February 11, 2018 | By Parmjeet Singh
Bridgewater, NJ: The Sikh Research Institute (SikhRI) has released its second report in the State of the Panth series, inquiring into the community issues related to the ceremony of Anand Karaj. Titled Anand Karaj: The Sikh Marriage, the report is already available for download on SikhRI’s website for free.
Upon the release of the report, the Chair of SikhRI’s board Jaswinder Singh Chadha shared his vision for the State of the Panth series: SikhRI is doing an eye-opening job of tackling major issues that young Sikhs are asking us. It provides research-based answers to very important questions — such as ”Who is a Sikh?” or “Who can get married as per Sikh Anand Karaj?” — from Gurbani and history.
“The research captures the views of a broad cross-section of self-identified Sikhs. This is unique and perhaps the first series of research-based reports published by a Sikh organization. We hope that this will encourage Sikhs to learn and respect views of those who think differently. I am confident that many young Sikhs and non-Sikhs will see Sikhi in a new light, the one based on research and facts”, he said.
Anand Karaj: The Sikh Marriage explores the issues of acceptance of the Anand Karaj ceremony in South Asia and beyond on social and organizational levels. It reflects the ongoing discussions around who has the right to participate in the Sikh marriage ceremony, especially where inter-caste, inter-race, and sexuality come into play, added he.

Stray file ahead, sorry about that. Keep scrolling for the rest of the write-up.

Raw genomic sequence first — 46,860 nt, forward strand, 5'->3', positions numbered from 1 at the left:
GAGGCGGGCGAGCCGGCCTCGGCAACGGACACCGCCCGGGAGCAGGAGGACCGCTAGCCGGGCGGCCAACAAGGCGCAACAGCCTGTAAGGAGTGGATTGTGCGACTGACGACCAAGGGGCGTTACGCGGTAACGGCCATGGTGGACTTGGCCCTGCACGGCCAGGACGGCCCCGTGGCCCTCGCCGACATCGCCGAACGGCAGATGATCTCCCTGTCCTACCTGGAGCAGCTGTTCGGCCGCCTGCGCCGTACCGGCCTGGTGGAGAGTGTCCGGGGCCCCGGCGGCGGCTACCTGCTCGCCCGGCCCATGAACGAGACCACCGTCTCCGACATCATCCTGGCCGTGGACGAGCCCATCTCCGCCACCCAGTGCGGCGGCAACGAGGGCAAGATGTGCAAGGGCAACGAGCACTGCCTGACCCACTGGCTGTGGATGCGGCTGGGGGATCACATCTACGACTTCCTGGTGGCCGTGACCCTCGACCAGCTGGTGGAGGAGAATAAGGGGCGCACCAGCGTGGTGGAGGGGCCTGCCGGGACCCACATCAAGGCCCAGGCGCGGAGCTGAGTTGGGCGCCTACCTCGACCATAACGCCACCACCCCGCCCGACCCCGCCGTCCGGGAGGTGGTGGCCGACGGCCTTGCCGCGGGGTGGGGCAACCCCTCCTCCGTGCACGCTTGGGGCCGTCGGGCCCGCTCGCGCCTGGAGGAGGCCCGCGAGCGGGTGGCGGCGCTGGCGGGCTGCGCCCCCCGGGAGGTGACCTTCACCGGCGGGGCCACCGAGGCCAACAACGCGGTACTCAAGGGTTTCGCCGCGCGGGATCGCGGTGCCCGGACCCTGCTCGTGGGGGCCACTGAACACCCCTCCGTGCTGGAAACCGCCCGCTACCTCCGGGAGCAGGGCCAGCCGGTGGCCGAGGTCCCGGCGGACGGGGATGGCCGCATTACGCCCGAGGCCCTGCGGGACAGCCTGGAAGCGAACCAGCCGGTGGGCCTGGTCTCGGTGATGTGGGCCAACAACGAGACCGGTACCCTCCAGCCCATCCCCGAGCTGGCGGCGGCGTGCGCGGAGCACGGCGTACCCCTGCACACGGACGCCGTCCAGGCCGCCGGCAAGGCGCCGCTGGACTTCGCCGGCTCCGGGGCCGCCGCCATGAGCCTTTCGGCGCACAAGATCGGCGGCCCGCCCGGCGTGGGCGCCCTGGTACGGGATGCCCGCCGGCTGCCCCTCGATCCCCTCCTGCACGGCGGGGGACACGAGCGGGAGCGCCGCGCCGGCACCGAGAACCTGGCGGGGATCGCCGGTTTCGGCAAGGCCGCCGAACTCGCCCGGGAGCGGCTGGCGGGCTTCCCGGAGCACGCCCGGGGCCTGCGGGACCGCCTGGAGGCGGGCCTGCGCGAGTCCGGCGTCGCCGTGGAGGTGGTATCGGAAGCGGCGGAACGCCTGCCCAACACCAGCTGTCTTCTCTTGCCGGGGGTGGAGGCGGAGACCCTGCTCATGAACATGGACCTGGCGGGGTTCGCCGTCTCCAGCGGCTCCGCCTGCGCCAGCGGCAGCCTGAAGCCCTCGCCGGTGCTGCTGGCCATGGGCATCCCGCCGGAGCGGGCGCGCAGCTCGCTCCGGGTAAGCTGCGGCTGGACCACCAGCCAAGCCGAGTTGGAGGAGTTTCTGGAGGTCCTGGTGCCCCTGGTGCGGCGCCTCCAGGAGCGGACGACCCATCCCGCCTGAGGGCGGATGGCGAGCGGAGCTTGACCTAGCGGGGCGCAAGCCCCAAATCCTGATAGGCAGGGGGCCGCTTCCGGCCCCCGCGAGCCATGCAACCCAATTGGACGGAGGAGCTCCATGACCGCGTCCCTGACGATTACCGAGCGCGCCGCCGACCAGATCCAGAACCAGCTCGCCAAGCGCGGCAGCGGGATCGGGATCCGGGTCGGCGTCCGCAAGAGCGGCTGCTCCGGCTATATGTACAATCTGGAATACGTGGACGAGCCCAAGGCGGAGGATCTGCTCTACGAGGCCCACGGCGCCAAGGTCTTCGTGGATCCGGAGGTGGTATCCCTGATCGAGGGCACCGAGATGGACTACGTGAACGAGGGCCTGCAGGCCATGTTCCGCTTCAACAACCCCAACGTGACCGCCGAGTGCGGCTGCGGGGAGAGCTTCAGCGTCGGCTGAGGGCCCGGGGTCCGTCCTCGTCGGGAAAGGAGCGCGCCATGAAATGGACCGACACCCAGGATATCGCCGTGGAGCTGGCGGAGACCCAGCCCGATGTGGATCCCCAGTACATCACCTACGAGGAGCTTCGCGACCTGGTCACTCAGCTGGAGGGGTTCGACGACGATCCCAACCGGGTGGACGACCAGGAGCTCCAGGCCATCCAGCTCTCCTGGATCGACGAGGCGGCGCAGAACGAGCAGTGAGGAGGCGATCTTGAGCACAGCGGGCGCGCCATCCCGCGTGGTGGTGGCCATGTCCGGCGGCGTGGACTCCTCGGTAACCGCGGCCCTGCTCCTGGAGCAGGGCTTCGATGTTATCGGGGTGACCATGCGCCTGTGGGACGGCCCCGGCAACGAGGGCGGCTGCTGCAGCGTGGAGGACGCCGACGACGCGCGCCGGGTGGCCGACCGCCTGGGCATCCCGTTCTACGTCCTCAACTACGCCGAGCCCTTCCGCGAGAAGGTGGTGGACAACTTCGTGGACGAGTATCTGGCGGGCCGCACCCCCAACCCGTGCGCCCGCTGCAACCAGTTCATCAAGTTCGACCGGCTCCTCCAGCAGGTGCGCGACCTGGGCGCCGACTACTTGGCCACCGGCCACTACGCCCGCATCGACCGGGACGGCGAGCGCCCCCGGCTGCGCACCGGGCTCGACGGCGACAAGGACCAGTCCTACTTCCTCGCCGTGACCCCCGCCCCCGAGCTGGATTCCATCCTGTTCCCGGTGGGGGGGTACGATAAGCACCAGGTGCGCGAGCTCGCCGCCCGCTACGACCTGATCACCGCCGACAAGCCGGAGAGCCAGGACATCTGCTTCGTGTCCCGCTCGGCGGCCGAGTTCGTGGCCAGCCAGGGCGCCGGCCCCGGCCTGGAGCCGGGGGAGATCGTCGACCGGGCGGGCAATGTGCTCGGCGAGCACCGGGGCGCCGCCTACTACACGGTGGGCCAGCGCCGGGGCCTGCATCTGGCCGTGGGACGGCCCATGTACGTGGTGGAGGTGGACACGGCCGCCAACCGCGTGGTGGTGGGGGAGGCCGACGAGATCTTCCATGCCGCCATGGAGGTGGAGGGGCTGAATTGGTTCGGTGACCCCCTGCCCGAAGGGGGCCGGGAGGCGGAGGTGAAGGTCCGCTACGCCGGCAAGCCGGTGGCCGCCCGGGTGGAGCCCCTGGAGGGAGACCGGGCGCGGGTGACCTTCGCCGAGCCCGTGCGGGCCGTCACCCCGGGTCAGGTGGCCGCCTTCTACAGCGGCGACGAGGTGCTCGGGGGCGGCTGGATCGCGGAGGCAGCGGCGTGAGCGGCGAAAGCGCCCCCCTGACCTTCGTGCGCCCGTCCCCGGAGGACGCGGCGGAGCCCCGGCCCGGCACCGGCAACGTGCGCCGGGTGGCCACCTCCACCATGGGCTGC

The 30-page report takes a Gurmat (the Guru’s Way) angle in the debate, as inferred from Bani (wisdom), Tavarikh (history), and Rahit (lifestyle). It features a survey of close to 1,000 self-identifying Sikhs and includes their stance on divisive points of view that circle around the community.
SikhRI CEO Inni Kaur commented on the significance of pursuing research work that went into creating Anand Karaj: The Sikh Marriage:
Besides the direct benefits of creating a more accurate perception for what concerns self-identifying Sikhs all over the world, the research we are doing for the State of the Panth series allows us to grow collectively, establish connections and roots on a global scale.
The survey results enlighten and even surprise. For example, in spite of a widespread perception of castes being a factor in Sikh marriage, only 7% of respondents felt they had any weight in the decision.
Certainly, the report shows a clear need for education from a Gurmat lense to create a Sikh understanding around marriage. To that extent, Anand Karaj: The Sikh Marriage makes recommendations on personal and organizational levels, aimed at closing the gap between the arguing sides.
The report serves as a reminder that the importance of participating in Anand Karaj comes as a unique initiation into married life for Sikhs, through which they join a sovereign tradition that was built on equality, humanity, and spiritual simplicity, a SikhRI statement reads.
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